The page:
I've lived half my life in the country and half in the city but I forget how "citified" I've become until a small incident shows that there can still be a gulf between rural and urban life. Let me explain.
For several years, I've hankered to visit Kyneton, a small town in the Macedon Ranges and a comfortable drive from Melbourne. Specifically, I wanted to visit Annie Smithers' Bistro, which kick-started the culinary revolution in Piper St and which this year received its third successive The Age Good Food Guide hat. Since the bistro opened, Piper Street's lovely old bluestone and historic buildings have slowly been revived, with cafes, cake shops, an upmarket pizzeria, a gastropub, homewares stores and a gallery all crammed into a relatively short strip just out of the main centre of an otherwise ordinary Victorian rural town.
Two weeks ago, with some time off work and the children being looked after for the day, Adam and I decided to head to Kyneton for a day trip, with the planned highlight being lunch at Annie Smithers' Bistro. It was only as we drove up to the beautiful old bluestone building that houses the Bistro, which looked suspiciously dark and unoccupied, that it dawned on me that I should have checked the opening hours. Right on cue, Adam asked me "Did you check the opening hours?" And I had to confess that not only had I not checked, but that the thought had not occurred to me. I've become so used to Melbourne's seven-day-a-week culture that I did not stop to think that country towns, especially those that rely on weekend traffic from Melbourne, were likely to have a few days off early in the week. It was a Tuesday and the bistro's opening hours were Wednesday to Sunday.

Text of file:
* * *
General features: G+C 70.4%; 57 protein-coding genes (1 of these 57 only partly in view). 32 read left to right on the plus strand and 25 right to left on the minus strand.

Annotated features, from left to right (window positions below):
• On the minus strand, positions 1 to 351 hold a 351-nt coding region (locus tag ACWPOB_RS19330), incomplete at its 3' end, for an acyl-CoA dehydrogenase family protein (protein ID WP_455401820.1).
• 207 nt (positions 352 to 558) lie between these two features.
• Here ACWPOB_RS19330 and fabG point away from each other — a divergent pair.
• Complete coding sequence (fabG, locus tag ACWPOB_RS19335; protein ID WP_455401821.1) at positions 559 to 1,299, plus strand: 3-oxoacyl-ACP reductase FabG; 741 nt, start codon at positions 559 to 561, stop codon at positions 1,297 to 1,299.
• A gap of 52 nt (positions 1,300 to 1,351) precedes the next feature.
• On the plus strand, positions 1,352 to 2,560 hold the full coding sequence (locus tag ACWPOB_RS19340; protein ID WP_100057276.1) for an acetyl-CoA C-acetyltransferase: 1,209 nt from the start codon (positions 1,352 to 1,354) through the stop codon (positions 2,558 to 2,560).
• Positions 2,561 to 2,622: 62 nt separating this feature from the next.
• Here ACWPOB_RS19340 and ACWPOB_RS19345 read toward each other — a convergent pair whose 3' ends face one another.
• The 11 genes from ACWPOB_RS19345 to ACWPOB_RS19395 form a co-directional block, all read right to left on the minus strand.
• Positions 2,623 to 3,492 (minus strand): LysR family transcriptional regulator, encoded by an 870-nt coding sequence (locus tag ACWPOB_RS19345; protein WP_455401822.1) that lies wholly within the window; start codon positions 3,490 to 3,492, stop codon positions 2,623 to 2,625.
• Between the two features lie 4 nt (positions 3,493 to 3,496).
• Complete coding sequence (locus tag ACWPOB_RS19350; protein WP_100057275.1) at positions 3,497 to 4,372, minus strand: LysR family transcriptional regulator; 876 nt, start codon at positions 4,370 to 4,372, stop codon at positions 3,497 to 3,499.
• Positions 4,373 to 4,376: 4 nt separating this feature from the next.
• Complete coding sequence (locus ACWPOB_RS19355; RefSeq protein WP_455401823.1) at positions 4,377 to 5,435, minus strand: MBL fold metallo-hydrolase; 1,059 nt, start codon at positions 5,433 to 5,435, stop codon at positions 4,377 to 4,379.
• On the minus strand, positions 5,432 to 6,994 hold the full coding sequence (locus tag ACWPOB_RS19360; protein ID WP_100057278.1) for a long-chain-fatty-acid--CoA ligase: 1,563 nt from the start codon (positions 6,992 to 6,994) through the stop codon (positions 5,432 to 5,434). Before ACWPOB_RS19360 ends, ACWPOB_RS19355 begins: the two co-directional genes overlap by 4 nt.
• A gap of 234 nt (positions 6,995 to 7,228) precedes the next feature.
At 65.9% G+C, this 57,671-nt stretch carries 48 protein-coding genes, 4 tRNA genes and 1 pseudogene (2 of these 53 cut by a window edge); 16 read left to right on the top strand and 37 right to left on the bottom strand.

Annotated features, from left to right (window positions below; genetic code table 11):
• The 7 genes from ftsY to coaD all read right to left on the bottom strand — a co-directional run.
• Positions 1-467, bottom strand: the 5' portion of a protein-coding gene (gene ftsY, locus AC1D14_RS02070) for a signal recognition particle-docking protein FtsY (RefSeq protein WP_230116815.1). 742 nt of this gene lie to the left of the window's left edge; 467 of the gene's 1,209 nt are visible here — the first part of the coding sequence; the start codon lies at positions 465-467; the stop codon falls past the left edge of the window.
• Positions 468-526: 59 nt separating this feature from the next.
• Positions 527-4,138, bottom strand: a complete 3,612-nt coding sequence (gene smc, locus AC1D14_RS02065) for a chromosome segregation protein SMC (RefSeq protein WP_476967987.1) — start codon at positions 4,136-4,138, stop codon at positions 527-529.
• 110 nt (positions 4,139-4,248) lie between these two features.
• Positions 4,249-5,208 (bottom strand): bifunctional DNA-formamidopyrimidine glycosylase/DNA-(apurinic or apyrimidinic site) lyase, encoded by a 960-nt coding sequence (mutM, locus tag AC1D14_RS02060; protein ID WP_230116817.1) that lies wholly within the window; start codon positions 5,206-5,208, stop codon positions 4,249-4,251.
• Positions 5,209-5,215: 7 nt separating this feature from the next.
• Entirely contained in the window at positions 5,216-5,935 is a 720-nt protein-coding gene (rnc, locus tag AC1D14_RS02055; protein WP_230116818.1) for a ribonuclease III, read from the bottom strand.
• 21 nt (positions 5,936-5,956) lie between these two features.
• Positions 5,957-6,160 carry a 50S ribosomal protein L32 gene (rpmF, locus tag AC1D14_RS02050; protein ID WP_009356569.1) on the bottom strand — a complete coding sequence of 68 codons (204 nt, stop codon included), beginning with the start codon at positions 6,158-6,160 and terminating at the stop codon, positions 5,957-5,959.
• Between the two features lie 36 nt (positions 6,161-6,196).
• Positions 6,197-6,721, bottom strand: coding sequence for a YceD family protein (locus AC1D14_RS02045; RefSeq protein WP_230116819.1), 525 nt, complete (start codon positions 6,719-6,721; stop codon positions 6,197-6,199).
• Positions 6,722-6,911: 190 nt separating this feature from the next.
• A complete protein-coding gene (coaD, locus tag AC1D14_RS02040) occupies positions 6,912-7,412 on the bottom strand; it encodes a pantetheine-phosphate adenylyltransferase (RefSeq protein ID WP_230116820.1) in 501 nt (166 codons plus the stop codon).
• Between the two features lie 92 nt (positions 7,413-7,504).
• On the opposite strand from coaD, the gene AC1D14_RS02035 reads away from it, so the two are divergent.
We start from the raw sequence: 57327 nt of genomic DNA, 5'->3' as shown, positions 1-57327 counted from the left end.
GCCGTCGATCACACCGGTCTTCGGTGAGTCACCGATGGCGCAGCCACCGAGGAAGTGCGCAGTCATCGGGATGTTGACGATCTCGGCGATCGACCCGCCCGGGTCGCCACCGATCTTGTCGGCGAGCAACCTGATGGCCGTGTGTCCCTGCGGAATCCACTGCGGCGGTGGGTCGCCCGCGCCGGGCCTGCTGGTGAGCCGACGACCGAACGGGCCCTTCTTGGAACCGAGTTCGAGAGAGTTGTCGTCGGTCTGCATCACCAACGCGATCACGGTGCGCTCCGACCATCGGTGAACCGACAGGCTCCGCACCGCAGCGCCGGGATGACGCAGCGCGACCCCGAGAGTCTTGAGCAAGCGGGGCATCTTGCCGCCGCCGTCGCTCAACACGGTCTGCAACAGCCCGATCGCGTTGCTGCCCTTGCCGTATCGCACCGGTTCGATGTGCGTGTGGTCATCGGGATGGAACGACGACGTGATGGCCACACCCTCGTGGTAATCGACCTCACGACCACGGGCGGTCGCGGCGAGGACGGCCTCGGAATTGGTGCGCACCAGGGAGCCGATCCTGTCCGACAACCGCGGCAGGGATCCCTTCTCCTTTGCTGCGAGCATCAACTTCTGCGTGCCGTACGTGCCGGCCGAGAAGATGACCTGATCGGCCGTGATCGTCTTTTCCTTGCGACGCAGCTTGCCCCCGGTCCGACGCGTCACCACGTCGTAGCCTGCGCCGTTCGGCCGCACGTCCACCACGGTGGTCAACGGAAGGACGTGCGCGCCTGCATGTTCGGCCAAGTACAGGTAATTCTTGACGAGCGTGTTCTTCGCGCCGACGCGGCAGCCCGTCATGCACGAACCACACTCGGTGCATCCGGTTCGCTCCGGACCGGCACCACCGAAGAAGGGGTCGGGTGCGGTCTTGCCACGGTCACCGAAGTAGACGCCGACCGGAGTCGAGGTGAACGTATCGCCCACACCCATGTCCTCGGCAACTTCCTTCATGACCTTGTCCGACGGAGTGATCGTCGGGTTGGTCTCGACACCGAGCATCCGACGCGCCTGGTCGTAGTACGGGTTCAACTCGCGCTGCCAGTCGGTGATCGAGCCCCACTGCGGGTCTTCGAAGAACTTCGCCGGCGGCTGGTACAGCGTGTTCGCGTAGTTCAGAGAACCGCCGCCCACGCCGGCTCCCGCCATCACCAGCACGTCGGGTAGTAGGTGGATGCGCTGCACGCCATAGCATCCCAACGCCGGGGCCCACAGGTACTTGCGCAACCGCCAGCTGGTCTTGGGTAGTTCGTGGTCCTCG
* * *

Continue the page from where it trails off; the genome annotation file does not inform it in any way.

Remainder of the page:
Not to worry, we consoled ourselves. There were plenty of options in Piper St, as highlighted in the article and photo spread in the September issue of Delicious magazine. But, alas, most of the other options were also closed. Thankfully, Slow Living, at 54 Piper St, was open. It's a lovely, welcoming big open space, with lots of spacious wooden tables and a central counter stocked with a coffee machine and some cakes and biscuits. There's a grassed area to one side that would be perfect on a sunny day, with plenty of space for children to play while the parents relax with food and coffee.
The smallish menu features locally grown and mostly organic food, with several breakfast options and a couple of lunch specials each day. We chose the vegetarian lentil burger, a generously sized pattie bursting with lentils, chickpeas, corn, carrot and some spices. It came on a thick slice of sourdough, with salad and spiced yoghurt to the side. It may be just mind over matter, but there seems to be so much more flavour in organic food. This lentil burger was an excellent meal in its own right and was worth the drive from Melbourne.
To rub salt into our wounds, the cover story in today's Epicure is all about the revival of Piper St and Kyneton, and just reiterated to us how much we want to visit again (probably on a weekend!) and try out some more options. Next time, I will be more organised and will definitely check ahead for opening hours!